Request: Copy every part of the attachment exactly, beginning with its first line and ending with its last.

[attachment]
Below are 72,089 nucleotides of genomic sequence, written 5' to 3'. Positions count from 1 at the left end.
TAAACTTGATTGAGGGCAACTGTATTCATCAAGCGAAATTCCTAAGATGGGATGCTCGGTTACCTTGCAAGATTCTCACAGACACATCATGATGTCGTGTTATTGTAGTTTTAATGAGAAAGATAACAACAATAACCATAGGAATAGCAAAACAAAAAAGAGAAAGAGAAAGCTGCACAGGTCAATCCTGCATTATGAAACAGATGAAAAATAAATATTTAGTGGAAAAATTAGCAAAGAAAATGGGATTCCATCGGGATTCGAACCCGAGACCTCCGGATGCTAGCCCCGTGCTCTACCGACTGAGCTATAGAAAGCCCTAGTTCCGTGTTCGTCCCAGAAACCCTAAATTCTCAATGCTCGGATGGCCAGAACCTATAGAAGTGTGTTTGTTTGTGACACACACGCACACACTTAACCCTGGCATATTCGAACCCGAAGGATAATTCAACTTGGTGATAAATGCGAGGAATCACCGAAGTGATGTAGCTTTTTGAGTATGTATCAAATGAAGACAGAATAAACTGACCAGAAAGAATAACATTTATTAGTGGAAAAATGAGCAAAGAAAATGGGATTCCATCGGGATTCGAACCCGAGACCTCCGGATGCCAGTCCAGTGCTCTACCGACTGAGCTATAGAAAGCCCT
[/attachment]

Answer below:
Below are 72,089 nucleotides of genomic sequence, written 5' to 3'. Positions count from 1 at the left end.
TAAACTTGATTGAGGGCAACTGTATTCATCAAGCGAAATTCCTAAGATGGGATGCTCGGTTACCTTGCAAGATTCTCACAGACACATCATGATGTCGTGTTATTGTAGTTTTAATGAGAAAGATAACAACAATAACCATAGGAATAGCAAAACAAAAAAGAGAAAGAGAAAGCTGCACAGGTCAATCCTGCATTATGAAACAGATGAAAAATAAATATTTAGTGGAAAAATTAGCAAAGAAAATGGGATTCCATCGGGATTCGAACCCGAGACCTCCGGATGCTAGCCCCGTGCTCTACCGACTGAGCTATAGAAAGCCCTAGTTCCGTGTTCGTCCCAGAAACCCTAAATTCTCAATGCTCGGATGGCCAGAACCTATAGAAGTGTGTTTGTTTGTGACACACACGCACACACTTAACCCTGGCATATTCGAACCCGAAGGATAATTCAACTTGGTGATAAATGCGAGGAATCACCGAAGTGATGTAGCTTTTTGAGTATGTATCAAATGAAGACAGAATAAACTGACCAGAAAGAATAACATTTATTAGTGGAAAAATGAGCAAAGAAAATGGGATTCCATCGGGATTCGAACCCGAGACCTCCGGATGCCAGTCCAGTGCTCTACCGACTGAGCTATAGAAAGCCCT